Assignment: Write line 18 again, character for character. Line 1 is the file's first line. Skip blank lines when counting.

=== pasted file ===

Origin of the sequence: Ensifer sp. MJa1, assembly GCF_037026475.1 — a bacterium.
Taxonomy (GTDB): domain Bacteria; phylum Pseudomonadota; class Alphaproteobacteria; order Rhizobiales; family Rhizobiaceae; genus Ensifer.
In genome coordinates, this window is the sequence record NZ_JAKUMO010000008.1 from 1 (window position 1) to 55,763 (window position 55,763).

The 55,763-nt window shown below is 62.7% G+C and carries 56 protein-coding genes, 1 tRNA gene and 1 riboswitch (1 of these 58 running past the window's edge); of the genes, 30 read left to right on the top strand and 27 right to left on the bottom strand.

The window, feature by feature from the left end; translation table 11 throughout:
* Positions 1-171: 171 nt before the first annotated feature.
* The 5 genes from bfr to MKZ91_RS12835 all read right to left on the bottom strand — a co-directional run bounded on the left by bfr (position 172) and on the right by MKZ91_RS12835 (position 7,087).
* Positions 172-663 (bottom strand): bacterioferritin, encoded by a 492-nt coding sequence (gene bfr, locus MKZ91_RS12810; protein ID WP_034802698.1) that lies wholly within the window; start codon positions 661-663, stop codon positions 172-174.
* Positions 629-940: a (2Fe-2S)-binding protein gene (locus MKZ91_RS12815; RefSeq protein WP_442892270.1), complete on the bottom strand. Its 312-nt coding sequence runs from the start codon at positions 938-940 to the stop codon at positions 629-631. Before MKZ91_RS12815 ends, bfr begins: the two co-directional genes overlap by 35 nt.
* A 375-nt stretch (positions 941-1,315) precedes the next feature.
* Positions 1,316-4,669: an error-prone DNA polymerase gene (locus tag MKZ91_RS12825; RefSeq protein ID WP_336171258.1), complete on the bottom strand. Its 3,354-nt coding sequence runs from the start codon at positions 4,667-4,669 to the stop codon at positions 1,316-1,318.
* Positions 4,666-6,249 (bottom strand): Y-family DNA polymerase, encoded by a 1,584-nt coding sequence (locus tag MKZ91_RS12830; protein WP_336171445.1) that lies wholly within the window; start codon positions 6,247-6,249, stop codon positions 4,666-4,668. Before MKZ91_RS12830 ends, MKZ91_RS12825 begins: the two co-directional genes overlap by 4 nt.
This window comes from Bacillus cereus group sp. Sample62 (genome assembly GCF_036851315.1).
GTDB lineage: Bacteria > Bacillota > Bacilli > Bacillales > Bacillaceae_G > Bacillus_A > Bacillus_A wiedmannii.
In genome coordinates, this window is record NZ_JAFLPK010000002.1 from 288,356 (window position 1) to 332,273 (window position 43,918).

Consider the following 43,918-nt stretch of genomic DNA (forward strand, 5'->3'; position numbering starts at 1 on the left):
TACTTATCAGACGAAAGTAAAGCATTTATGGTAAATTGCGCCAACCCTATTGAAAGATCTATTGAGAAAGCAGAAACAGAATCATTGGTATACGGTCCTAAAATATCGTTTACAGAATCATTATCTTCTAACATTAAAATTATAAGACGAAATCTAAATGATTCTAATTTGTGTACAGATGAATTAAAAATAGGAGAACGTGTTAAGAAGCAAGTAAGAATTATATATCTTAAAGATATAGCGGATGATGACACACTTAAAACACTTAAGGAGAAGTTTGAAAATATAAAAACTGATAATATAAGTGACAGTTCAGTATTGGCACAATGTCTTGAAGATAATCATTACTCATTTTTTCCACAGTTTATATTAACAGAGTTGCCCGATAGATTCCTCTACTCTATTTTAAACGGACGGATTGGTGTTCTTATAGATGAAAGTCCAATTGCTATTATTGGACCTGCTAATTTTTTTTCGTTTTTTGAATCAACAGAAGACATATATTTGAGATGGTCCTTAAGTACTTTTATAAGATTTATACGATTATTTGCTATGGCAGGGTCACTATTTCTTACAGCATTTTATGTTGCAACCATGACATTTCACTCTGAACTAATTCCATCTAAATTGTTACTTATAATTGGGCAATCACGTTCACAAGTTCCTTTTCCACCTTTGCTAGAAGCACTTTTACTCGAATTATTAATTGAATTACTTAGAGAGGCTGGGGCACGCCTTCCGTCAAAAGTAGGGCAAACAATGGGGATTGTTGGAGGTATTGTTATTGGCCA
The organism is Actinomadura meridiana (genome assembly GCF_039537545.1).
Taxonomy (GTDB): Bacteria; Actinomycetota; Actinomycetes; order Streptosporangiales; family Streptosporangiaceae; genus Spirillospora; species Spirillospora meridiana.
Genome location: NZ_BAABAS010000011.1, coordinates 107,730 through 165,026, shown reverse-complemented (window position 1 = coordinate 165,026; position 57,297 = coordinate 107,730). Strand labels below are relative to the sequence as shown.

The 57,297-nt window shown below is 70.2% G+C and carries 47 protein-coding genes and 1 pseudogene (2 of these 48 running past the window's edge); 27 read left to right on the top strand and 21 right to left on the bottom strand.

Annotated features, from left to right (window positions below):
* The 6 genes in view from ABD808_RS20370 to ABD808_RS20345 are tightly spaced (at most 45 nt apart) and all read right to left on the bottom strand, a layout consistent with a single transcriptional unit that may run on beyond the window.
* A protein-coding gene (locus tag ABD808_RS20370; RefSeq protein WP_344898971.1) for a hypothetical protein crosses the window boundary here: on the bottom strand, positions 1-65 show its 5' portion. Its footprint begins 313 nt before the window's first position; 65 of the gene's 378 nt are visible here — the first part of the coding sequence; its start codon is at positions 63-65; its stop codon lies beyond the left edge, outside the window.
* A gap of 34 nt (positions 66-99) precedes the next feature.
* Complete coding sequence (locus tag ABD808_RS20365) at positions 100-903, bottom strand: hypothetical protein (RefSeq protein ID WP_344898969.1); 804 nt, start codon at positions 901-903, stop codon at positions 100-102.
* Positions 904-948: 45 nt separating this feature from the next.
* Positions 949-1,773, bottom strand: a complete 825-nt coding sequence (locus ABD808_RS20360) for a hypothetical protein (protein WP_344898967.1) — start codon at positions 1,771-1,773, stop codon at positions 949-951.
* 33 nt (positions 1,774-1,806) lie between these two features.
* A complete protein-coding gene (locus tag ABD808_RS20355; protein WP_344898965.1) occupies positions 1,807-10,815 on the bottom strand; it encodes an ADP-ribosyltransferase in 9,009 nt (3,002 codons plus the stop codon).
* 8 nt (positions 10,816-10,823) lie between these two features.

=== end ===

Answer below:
The organism is Actinomadura meridiana (genome assembly GCF_039537545.1).